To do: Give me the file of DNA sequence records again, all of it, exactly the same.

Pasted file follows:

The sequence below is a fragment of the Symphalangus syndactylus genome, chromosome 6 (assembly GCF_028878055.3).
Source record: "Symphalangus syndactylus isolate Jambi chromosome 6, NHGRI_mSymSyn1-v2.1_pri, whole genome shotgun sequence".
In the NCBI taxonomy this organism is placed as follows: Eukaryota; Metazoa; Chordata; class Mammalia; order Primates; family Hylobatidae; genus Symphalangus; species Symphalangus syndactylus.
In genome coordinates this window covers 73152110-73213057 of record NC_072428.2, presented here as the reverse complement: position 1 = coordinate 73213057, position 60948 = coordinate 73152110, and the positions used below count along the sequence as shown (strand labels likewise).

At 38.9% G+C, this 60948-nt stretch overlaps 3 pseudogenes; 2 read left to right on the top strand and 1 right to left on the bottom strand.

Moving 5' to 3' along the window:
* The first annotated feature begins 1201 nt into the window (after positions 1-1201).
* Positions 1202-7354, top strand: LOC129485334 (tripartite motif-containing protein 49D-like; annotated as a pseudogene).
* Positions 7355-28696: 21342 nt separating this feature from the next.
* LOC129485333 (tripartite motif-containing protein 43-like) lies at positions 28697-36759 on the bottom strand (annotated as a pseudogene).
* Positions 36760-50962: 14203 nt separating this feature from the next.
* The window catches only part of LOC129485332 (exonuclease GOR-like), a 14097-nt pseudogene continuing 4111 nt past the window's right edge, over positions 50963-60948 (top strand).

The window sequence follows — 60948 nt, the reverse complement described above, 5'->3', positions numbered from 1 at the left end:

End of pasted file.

The sequence below is a fragment of the Symphalangus syndactylus genome, chromosome 6 (assembly GCF_028878055.3).
Source record: "Symphalangus syndactylus isolate Jambi chromosome 6, NHGRI_mSymSyn1-v2.1_pri, whole genome shotgun sequence".
In the NCBI taxonomy this organism is placed as follows: Eukaryota; Metazoa; Chordata; class Mammalia; order Primates; family Hylobatidae; genus Symphalangus; species Symphalangus syndactylus.
In genome coordinates this window covers 73152110-73213057 of record NC_072428.2, presented here as the reverse complement: position 1 = coordinate 73213057, position 60948 = coordinate 73152110, and the positions used below count along the sequence as shown (strand labels likewise).

At 38.9% G+C, this 60948-nt stretch overlaps 3 pseudogenes; 2 read left to right on the top strand and 1 right to left on the bottom strand.

Moving 5' to 3' along the window:
* The first annotated feature begins 1201 nt into the window (after positions 1-1201).
* Positions 1202-7354, top strand: LOC129485334 (tripartite motif-containing protein 49D-like; annotated as a pseudogene).
* Positions 7355-28696: 21342 nt separating this feature from the next.
* LOC129485333 (tripartite motif-containing protein 43-like) lies at positions 28697-36759 on the bottom strand (annotated as a pseudogene).
* Positions 36760-50962: 14203 nt separating this feature from the next.
* The window catches only part of LOC129485332 (exonuclease GOR-like), a 14097-nt pseudogene continuing 4111 nt past the window's right edge, over positions 50963-60948 (top strand).

The window sequence follows — 60948 nt, the reverse complement described above, 5'->3', positions numbered from 1 at the left end: